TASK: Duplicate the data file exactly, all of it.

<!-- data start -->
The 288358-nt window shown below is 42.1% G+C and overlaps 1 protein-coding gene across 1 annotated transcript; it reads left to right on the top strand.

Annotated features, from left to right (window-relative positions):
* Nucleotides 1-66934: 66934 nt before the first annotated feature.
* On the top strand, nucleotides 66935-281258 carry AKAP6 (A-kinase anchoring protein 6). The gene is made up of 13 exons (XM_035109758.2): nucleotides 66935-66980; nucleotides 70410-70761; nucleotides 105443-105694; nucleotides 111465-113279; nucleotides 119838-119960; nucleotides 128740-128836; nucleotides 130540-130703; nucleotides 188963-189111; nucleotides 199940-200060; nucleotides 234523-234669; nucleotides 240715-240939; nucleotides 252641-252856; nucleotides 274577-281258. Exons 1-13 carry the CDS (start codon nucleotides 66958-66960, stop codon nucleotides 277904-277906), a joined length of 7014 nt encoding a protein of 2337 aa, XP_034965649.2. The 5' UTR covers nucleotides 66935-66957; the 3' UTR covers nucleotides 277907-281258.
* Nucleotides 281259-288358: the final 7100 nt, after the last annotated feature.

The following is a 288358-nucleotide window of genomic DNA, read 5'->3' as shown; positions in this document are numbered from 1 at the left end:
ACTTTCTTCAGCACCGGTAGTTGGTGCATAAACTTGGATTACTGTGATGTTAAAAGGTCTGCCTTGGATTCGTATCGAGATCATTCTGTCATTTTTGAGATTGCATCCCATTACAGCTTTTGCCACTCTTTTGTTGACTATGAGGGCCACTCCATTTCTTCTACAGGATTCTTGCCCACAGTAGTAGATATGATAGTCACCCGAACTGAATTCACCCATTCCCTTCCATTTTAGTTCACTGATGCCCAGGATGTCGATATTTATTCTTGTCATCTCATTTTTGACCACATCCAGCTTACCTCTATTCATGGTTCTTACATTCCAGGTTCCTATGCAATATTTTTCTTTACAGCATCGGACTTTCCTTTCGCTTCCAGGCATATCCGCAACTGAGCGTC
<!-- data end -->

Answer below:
The 288358-nt window shown below is 42.1% G+C and overlaps 1 protein-coding gene across 1 annotated transcript; it reads left to right on the top strand.

Annotated features, from left to right (window-relative positions):
* Nucleotides 1-66934: 66934 nt before the first annotated feature.
* On the top strand, nucleotides 66935-281258 carry AKAP6 (A-kinase anchoring protein 6). The gene is made up of 13 exons (XM_035109758.2): nucleotides 66935-66980; nucleotides 70410-70761; nucleotides 105443-105694; nucleotides 111465-113279; nucleotides 119838-119960; nucleotides 128740-128836; nucleotides 130540-130703; nucleotides 188963-189111; nucleotides 199940-200060; nucleotides 234523-234669; nucleotides 240715-240939; nucleotides 252641-252856; nucleotides 274577-281258. Exons 1-13 carry the CDS (start codon nucleotides 66958-66960, stop codon nucleotides 277904-277906), a joined length of 7014 nt encoding a protein of 2337 aa, XP_034965649.2. The 5' UTR covers nucleotides 66935-66957; the 3' UTR covers nucleotides 277907-281258.
* Nucleotides 281259-288358: the final 7100 nt, after the last annotated feature.

The following is a 288358-nucleotide window of genomic DNA, read 5'->3' as shown; positions in this document are numbered from 1 at the left end:
ACTTTCTTCAGCACCGGTAGTTGGTGCATAAACTTGGATTACTGTGATGTTAAAAGGTCTGCCTTGGATTCGTATCGAGATCATTCTGTCATTTTTGAGATTGCATCCCATTACAGCTTTTGCCACTCTTTTGTTGACTATGAGGGCCACTCCATTTCTTCTACAGGATTCTTGCCCACAGTAGTAGATATGATAGTCACCCGAACTGAATTCACCCATTCCCTTCCATTTTAGTTCACTGATGCCCAGGATGTCGATATTTATTCTTGTCATCTCATTTTTGACCACATCCAGCTTACCTCTATTCATGGTTCTTACATTCCAGGTTCCTATGCAATATTTTTCTTTACAGCATCGGACTTTCCTTTCGCTTCCAGGCATATCCGCAACTGAGCGTC